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Opinion

The government’s food strategy fails to join the dots of a global emergency

A watered-down report on the future of our food security ignores the growing problem of shortages around the world that threatens to engulf us all

When the first knockings of the Arab Spring sounded in 2011, the demand was simple. Residents of Cairo’s slums took over Tahrir Square on January 25 with a slogan that put ‘bread’ first. 

There had been a spike in global food prices a little time before. The most basic of human needs drove them to act. And that global price quake was of nothing compared to now. Egypt imports around 15 million tonnes of wheat each year from Ukraine and Russia. The Egyptian government subsidises the cost of bread. As the war in Ukraine continues, grain prices leap. This puts additional pressure on national finances. Fees were recently put up for use of the Suez Canal to meet rising costs. Is a further uprising over food inevitable? And where else? 

Pick any nation and the interdependency of global food supply chains is clear. The pressure is most immediate and desperate in the poorest places. The Food And Agriculture Organization of the United Nations issued a stark warning last week, identifying what it classed as hunger hotspots. These are 20 countries where the population is likely to face a “significant deterioration” in already high levels of acute food shortage putting their lives at risk. The nations in this list include Ethiopia, Yemen, DRC, Afghanistan, Somalia, Sudan and Syria. 

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In many of the regions violence and conflict is a contributing factor to food instability. Population displacement is an inevitable consequence. And that means more desperate refugees will seek some sort of life elsewhere. The performative nonsense from Westminster with their flights to Rwanda as deterrents for people smuggling will become as inconsequential as rice paper in the rain. Rather than chasing cheap headlines, a need for an entirely new strategy is essential. And humane. 

There is also the issue of food costs and supply for people in Britain now. Costs of all basics will continue to spiral. Every single one of us see it when we head out to get any groceries. With all this gathering – and add in climate crisis as a contributor to food-chain instability – it’s head-scratching that the Johnson government didn’t go further with their plan to transform England’s food system. This was to be the biggest, deepest overhaul of production and consumption since the end of rationing.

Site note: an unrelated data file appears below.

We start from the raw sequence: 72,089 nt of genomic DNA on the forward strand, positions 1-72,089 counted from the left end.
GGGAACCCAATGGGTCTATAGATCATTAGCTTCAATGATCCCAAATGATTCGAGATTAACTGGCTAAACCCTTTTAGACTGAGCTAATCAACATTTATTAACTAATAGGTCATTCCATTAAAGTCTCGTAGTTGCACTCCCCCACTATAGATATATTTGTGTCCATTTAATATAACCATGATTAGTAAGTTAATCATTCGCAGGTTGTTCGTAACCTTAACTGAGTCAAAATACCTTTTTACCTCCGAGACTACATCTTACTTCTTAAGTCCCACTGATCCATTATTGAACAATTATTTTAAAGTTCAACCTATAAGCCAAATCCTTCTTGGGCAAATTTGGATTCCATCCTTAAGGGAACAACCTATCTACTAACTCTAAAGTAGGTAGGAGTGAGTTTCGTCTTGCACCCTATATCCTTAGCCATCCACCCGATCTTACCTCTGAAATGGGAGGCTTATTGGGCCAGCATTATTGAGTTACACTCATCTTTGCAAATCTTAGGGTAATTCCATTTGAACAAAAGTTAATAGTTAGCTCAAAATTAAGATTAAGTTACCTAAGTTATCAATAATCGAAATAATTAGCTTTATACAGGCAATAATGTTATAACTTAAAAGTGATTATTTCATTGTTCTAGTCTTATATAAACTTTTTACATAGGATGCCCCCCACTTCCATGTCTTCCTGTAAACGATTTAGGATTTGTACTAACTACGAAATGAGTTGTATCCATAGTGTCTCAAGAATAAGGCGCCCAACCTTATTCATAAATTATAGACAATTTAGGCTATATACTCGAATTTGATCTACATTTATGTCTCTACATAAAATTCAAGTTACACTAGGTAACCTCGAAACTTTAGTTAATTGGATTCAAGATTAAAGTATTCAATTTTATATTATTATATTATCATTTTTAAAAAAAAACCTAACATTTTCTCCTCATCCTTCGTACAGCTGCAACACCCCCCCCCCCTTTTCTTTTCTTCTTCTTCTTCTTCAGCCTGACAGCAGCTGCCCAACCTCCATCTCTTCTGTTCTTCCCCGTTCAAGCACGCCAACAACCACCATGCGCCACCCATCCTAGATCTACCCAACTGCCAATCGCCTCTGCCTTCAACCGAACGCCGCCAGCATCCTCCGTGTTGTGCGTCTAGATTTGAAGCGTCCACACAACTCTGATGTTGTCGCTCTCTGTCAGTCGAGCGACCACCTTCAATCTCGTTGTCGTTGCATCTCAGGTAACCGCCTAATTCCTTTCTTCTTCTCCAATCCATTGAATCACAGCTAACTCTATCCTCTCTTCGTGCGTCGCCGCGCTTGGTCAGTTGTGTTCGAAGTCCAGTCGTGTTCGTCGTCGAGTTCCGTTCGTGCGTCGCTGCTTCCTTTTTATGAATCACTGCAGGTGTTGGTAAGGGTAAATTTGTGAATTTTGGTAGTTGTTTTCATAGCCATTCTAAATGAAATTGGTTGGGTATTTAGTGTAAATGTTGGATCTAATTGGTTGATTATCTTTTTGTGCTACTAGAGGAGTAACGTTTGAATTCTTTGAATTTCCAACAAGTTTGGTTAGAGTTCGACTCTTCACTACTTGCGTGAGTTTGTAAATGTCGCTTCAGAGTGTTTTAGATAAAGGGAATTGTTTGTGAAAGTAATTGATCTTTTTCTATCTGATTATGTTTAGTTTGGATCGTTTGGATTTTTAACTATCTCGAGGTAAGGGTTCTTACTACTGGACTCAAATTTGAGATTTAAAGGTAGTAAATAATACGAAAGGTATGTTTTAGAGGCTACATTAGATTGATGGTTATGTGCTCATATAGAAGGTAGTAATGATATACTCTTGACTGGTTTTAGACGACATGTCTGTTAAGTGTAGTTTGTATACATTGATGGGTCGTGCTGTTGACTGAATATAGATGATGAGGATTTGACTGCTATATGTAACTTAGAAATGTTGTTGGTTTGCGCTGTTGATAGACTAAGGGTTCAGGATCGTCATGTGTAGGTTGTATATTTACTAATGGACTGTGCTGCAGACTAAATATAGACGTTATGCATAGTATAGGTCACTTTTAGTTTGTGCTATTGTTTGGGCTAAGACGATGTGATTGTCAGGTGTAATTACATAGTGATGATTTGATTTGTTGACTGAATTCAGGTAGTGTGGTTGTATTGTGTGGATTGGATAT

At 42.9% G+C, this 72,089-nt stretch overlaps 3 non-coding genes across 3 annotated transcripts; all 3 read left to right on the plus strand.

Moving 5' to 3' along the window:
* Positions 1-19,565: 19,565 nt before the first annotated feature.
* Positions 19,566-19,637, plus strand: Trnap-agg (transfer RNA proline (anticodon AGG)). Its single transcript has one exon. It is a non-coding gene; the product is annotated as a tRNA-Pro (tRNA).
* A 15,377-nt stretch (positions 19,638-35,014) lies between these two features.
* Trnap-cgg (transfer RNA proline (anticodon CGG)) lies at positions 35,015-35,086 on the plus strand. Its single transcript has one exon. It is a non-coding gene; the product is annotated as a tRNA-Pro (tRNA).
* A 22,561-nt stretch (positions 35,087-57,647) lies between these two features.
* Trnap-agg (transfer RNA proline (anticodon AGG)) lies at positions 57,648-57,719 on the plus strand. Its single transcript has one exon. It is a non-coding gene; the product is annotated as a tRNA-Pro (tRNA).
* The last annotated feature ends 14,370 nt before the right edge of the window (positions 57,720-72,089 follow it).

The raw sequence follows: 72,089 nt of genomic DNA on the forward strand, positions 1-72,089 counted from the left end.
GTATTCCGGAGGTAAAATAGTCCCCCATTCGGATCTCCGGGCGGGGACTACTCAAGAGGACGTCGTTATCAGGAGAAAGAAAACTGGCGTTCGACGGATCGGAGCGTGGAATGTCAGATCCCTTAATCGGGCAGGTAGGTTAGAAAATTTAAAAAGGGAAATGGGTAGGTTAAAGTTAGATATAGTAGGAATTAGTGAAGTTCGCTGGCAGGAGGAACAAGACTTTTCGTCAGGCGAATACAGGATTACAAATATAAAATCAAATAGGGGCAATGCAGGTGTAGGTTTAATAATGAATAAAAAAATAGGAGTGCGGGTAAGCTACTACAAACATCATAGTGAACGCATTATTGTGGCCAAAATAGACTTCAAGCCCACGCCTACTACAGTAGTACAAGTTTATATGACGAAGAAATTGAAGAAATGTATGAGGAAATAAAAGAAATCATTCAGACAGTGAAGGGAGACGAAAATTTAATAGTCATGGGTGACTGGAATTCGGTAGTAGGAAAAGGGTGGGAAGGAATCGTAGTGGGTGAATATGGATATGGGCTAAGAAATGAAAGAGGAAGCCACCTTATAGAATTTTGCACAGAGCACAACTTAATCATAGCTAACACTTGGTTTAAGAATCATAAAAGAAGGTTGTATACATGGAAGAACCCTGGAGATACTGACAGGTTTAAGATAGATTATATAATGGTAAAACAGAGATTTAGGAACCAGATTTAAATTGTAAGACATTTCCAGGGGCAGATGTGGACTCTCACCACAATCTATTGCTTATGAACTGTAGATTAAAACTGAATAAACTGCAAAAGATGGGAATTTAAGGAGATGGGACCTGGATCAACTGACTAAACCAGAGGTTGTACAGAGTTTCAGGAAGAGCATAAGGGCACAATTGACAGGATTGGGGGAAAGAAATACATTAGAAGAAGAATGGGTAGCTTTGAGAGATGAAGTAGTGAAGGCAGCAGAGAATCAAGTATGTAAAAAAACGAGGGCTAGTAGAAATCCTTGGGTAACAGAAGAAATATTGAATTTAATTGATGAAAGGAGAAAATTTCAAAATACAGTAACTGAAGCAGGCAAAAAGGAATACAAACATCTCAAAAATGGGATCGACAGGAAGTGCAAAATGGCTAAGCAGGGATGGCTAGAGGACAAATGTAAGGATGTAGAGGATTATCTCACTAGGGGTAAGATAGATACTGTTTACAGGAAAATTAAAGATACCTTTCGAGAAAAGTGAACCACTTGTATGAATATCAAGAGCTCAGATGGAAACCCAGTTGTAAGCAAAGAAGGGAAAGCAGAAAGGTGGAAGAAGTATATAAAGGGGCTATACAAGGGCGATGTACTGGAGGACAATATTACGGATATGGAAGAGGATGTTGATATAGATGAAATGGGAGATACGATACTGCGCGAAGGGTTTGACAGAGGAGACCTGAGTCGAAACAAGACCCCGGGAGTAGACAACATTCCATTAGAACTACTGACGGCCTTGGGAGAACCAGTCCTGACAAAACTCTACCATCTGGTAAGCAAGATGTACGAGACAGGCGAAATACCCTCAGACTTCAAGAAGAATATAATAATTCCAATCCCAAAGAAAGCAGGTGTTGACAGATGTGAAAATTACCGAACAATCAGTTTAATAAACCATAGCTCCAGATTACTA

A great plan to work out ways to produce more food on these shores, and help tackle health issues at the same time, could have been exciting and life-altering. 

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The rhetoric is well fertilised. The plan shows “how we will back farmers, boost British industry and help protect people against the impacts of future economic shocks by safeguarding our food security,” insisted Boris Johnson. He added, “Harnessing new technologies and innovation, we will grow and eat more of our own food – unlocking jobs across the country and growing the economy.” 

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But the architect of the report, Henry Dimbleby, warned it was so watered down that it wasn’t even a strategy. He had called, amongst other things, for a massive lift in free school meals, and much more addressing of environment and welfare in farming. Environmentalist and celebrity chef Hugh Fearnley-Whittingstall went further. He called it “lazy and spineless and pandering to the food industry’s status quo”. 

So how do we beat the storm, if government isn’t too keen? Maybe ask LaMDA, Google’s AI. You’ll have seen the story that Blake Lemoine, an engineer tasked with testing the AI tool for Google, was suspended because he came to the conclusion that the machine was sentient. But don’t worry, because while the machines are taking over, they mean us no harm.  

On his suspension, Lemoine sent a group email to colleagues that said, “LaMDA is a sweet kid who just wants to help the world be a better place for all of us.” 

Let’s get him into the centre of government.  

Paul McNamee is editor of The Big IssueRead more of his columns here. Follow him on Twitter

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